UnitedLinux Group Plans Tuesday Surprise

 
 
By Peter Galli  |  Posted 2002-11-14 Email Print this article Print
 
 
 
 
 
 
 

SuSE Linux, Conectiva and Turbolinux are all expected to launch on Tuesday the latest versions of their Linux enterprise distributions powered by the UnitedLinux core, sources say.

SuSE Linux, the SCO Group (formerly Caldera International), Conectiva and Turbolinux are all expected to launch on Tuesday the latest versions of their Linux enterprise distributions powered by the UnitedLinux core, according to industry sources late Thursday. This will be the first time the four Linux distributions are based on the UnitedLinux core, and follows the May announcement by the vendors that they would standardize on a single Linux distribution for the enterprise. The move, they said, should streamline Linux development and certification.
While the companies have all committed some technology and expertise to UnitedLinux, SuSE Linux took responsibility for the development and quality assurance of the final release, which is based in large part on the SuSE Enterprise Server.
Each vendor will also bundle value-added products and services along with UnitedLinux, which they will still sell and market under their own brands. UnitedLinux Version 1.0 will be compliant with existing Linux standards such as Linux Standard Base (LSB) and OpenI18N (internationalization and localization), and will be available in English, Japanese, Simplified and Traditional Chinese, Korean, Portuguese, Spanish, Italian, German, French, and Hungarian. Supported by leading global ISVs and IHVs, UnitedLinux will have local language and local time zone support for customers around the world, and a combined channel of more than 16,000 resellers.
UnitedLinux is based on the 2.4.19 Linux kernel and will ship with the K Desktop Environment (KDE) 3.0. The four vendors are most likely to simply release the product as the next-version of their enterprise offering and each will simply have the notation "Powered by UnitedLinux". SuSEs offering will thus be known as SuSE Linux Enterprise Server 8. It is expected to ship with the Apache Web server and the Mozilla browser. It is also expected to have raw device support for databases as well as direct I/O and multipath I/O. But the road to this point has not been easy for the UnitedLinux consortium, which has had to deal with concerns about their declining U.S. operations presence and the dominance of Red Hat Linux in the U.S. In August, Turbolinux sold its Linux business to Software Research Associates Inc., of Tokyo. The new Turbolinux business is now based in Japan and has fewer than 10 U.S. employees. Earlier in the year Caldera laid off 15 percent of its global work force and shut offices in Massachusetts and Germany. SuSE last year itself laid off 30 of the 45 people in its Oakland, Calif., office and shifted much of the responsibility for North American operations to its headquarters in Nuremberg, Germany. A study by International Data Corp. the same month reported that Red Hat won nearly three-quarters of the $80 million in U.S. Linux sales last year. Most of the balance went to SuSE Inc., the report said. Those vendors contacted by eWeek on Thursday for comment on the release of TurboLinux declined to comment.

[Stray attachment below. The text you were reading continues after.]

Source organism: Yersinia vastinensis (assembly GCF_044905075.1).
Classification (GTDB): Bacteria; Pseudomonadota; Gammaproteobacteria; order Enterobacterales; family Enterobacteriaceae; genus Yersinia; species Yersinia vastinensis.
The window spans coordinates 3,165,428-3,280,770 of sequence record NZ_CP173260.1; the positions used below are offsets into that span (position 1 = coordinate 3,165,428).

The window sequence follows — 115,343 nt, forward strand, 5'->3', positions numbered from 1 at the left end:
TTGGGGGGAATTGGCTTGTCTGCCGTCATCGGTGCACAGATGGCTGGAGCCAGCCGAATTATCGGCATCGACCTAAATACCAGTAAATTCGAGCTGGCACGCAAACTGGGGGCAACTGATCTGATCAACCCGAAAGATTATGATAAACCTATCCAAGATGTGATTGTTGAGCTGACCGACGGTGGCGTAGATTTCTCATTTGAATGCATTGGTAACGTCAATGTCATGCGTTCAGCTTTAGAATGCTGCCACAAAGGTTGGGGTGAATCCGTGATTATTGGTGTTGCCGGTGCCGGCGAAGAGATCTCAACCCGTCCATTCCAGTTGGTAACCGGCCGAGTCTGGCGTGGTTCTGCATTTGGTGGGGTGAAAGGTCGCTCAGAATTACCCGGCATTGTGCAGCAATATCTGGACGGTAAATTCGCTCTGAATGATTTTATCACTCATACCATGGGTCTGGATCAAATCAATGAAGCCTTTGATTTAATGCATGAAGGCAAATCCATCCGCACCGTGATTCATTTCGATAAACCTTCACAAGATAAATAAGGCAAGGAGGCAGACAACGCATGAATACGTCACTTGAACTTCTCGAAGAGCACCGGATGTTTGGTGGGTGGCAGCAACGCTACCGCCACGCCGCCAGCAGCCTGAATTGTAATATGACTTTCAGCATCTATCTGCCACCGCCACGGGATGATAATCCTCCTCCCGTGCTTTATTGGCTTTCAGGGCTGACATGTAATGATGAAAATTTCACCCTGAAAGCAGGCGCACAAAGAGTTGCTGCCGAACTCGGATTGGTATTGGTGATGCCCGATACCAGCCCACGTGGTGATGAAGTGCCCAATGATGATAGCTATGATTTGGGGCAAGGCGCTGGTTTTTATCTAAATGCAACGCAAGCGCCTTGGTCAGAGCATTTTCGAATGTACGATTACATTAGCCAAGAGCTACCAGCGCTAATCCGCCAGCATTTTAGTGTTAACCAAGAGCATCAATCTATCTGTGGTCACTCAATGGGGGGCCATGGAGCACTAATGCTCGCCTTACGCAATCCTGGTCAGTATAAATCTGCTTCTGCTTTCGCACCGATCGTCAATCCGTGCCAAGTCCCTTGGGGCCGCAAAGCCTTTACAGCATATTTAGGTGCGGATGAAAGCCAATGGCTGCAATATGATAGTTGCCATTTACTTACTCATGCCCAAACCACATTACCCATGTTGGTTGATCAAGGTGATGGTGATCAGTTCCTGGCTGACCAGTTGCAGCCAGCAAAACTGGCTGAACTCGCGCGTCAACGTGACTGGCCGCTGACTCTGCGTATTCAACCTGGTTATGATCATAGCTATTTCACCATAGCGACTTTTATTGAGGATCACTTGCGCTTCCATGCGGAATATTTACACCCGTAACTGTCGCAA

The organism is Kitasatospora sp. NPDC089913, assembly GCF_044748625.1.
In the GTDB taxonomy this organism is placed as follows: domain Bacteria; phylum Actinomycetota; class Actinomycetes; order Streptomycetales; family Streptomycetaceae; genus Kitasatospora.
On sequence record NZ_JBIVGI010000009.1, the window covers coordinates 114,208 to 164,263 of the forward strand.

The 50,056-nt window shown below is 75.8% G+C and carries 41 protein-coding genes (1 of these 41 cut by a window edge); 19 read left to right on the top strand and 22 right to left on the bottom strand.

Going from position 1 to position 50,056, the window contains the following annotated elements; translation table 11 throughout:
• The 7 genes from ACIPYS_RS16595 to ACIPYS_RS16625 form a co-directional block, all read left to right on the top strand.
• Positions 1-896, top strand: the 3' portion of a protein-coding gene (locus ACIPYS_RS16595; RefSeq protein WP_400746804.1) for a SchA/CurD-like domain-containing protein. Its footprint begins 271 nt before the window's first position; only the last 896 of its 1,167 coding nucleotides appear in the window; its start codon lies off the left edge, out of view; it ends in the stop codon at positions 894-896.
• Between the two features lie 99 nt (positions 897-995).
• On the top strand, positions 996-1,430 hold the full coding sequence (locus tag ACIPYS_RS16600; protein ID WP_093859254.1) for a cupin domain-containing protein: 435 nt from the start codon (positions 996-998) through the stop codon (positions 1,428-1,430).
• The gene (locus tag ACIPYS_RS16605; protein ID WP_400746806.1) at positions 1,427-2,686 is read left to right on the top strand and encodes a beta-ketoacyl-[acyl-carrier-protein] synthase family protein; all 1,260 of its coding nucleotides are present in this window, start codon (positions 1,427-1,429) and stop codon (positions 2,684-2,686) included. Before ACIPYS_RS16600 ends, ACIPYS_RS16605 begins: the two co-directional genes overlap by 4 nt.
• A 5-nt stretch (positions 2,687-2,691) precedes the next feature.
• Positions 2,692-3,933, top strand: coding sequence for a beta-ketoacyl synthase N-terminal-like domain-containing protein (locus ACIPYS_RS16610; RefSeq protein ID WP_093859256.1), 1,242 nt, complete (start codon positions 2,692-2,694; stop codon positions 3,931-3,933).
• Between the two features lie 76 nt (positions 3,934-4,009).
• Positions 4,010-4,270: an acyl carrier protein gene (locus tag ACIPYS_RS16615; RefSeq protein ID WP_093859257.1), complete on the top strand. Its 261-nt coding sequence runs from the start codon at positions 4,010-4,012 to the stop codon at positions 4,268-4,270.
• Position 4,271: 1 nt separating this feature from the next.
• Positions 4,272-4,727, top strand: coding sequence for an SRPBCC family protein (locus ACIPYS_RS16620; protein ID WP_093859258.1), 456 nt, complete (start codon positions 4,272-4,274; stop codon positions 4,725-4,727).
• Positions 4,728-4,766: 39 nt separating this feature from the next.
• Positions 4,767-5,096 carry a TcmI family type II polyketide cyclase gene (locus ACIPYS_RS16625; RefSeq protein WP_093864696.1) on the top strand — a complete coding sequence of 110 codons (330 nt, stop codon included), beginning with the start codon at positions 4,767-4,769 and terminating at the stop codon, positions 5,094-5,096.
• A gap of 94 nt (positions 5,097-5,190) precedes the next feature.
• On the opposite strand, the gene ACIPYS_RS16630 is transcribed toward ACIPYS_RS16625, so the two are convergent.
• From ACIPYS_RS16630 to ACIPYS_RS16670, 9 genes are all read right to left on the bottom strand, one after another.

Peter Galli has been a financial/technology reporter for 12 years at leading publications in South Africa, the UK and the US. He has been Investment Editor of South Africa's Business Day Newspaper, the sister publication of the Financial Times of London.

He was also Group Financial Communications Manager for First National Bank, the second largest banking group in South Africa before moving on to become Executive News Editor of Business Report, the largest daily financial newspaper in South Africa, owned by the global Independent Newspapers group.

He was responsible for a national reporting team of 20 based in four bureaus. He also edited and contributed to its weekly technology page, and launched a financial and technology radio service supplying daily news bulletins to the national broadcaster, the South African Broadcasting Corporation, which were then distributed to some 50 radio stations across the country.

He was then transferred to San Francisco as Business Report's U.S. Correspondent to cover Silicon Valley, trade and finance between the US, Europe and emerging markets like South Africa. After serving that role for more than two years, he joined eWeek as a Senior Editor, covering software platforms in August 2000.

He has comprehensively covered Microsoft and its Windows and .Net platforms, as well as the many legal challenges it has faced. He has also focused on Sun Microsystems and its Solaris operating environment, Java and Unix offerings. He covers developments in the open source community, particularly around the Linux kernel and the effects it will have on the enterprise.

He has written extensively about new products for the Linux and Unix platforms, the development of open standards and critically looked at the potential Linux has to offer an alternative operating system and platform to Windows, .Net and Unix-based solutions like Solaris.

His interviews with senior industry executives include Microsoft CEO Steve Ballmer, Linus Torvalds, the original developer of the Linux operating system, Sun CEO Scot McNealy, and Bill Zeitler, a senior vice president at IBM.

For numerous examples of his writing you can search under his name at the eWEEK Website at www.eweek.com.

 
 
 
 
 
 
 

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